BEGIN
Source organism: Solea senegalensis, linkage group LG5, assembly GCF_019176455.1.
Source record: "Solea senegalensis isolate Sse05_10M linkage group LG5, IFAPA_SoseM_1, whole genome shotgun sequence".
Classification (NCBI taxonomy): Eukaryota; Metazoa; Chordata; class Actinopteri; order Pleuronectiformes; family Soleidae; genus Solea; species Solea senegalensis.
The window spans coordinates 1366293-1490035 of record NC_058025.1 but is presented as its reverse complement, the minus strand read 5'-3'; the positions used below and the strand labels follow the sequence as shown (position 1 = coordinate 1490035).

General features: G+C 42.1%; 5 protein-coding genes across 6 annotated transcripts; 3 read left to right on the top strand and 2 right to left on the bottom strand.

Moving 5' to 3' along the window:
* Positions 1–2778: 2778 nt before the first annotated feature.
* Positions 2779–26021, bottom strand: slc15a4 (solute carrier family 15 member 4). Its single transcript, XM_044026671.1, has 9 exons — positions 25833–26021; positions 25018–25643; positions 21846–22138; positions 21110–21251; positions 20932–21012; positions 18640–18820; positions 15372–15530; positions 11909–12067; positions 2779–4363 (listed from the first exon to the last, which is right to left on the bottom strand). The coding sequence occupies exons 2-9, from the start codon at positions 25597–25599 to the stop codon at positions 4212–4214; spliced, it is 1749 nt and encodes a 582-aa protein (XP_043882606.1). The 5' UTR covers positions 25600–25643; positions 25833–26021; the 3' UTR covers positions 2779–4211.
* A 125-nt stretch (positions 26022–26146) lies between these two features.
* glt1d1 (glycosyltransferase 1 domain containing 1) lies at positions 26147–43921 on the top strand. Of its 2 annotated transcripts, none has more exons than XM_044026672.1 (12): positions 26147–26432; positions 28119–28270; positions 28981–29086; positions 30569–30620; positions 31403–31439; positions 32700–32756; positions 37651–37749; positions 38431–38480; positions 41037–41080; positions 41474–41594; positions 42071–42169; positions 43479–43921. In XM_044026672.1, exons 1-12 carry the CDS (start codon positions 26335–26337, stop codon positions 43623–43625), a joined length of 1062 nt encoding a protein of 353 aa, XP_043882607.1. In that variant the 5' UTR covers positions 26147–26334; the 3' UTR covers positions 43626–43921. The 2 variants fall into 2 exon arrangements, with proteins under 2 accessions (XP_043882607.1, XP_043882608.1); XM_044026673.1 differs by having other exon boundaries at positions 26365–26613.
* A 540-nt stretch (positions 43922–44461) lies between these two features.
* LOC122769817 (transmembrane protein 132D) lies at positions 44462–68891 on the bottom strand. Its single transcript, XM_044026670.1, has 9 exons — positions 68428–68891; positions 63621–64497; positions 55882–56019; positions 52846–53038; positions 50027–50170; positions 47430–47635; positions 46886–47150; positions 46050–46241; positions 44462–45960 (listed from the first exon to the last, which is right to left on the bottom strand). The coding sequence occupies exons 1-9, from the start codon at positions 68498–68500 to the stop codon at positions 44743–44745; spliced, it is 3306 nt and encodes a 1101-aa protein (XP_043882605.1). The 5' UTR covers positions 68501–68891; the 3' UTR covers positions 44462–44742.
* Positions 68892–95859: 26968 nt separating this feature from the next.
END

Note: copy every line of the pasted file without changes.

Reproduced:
Source organism: Solea senegalensis, linkage group LG5, assembly GCF_019176455.1.
Source record: "Solea senegalensis isolate Sse05_10M linkage group LG5, IFAPA_SoseM_1, whole genome shotgun sequence".
Classification (NCBI taxonomy): Eukaryota; Metazoa; Chordata; class Actinopteri; order Pleuronectiformes; family Soleidae; genus Solea; species Solea senegalensis.
The window spans coordinates 1366293-1490035 of record NC_058025.1 but is presented as its reverse complement, the minus strand read 5'-3'; the positions used below and the strand labels follow the sequence as shown (position 1 = coordinate 1490035).

General features: G+C 42.1%; 5 protein-coding genes across 6 annotated transcripts; 3 read left to right on the top strand and 2 right to left on the bottom strand.

Moving 5' to 3' along the window:
* Positions 1–2778: 2778 nt before the first annotated feature.
* Positions 2779–26021, bottom strand: slc15a4 (solute carrier family 15 member 4). Its single transcript, XM_044026671.1, has 9 exons — positions 25833–26021; positions 25018–25643; positions 21846–22138; positions 21110–21251; positions 20932–21012; positions 18640–18820; positions 15372–15530; positions 11909–12067; positions 2779–4363 (listed from the first exon to the last, which is right to left on the bottom strand). The coding sequence occupies exons 2-9, from the start codon at positions 25597–25599 to the stop codon at positions 4212–4214; spliced, it is 1749 nt and encodes a 582-aa protein (XP_043882606.1). The 5' UTR covers positions 25600–25643; positions 25833–26021; the 3' UTR covers positions 2779–4211.
* A 125-nt stretch (positions 26022–26146) lies between these two features.
* glt1d1 (glycosyltransferase 1 domain containing 1) lies at positions 26147–43921 on the top strand. Of its 2 annotated transcripts, none has more exons than XM_044026672.1 (12): positions 26147–26432; positions 28119–28270; positions 28981–29086; positions 30569–30620; positions 31403–31439; positions 32700–32756; positions 37651–37749; positions 38431–38480; positions 41037–41080; positions 41474–41594; positions 42071–42169; positions 43479–43921. In XM_044026672.1, exons 1-12 carry the CDS (start codon positions 26335–26337, stop codon positions 43623–43625), a joined length of 1062 nt encoding a protein of 353 aa, XP_043882607.1. In that variant the 5' UTR covers positions 26147–26334; the 3' UTR covers positions 43626–43921. The 2 variants fall into 2 exon arrangements, with proteins under 2 accessions (XP_043882607.1, XP_043882608.1); XM_044026673.1 differs by having other exon boundaries at positions 26365–26613.
* A 540-nt stretch (positions 43922–44461) lies between these two features.
* LOC122769817 (transmembrane protein 132D) lies at positions 44462–68891 on the bottom strand. Its single transcript, XM_044026670.1, has 9 exons — positions 68428–68891; positions 63621–64497; positions 55882–56019; positions 52846–53038; positions 50027–50170; positions 47430–47635; positions 46886–47150; positions 46050–46241; positions 44462–45960 (listed from the first exon to the last, which is right to left on the bottom strand). The coding sequence occupies exons 1-9, from the start codon at positions 68498–68500 to the stop codon at positions 44743–44745; spliced, it is 3306 nt and encodes a 1101-aa protein (XP_043882605.1). The 5' UTR covers positions 68501–68891; the 3' UTR covers positions 44462–44742.
* Positions 68892–95859: 26968 nt separating this feature from the next.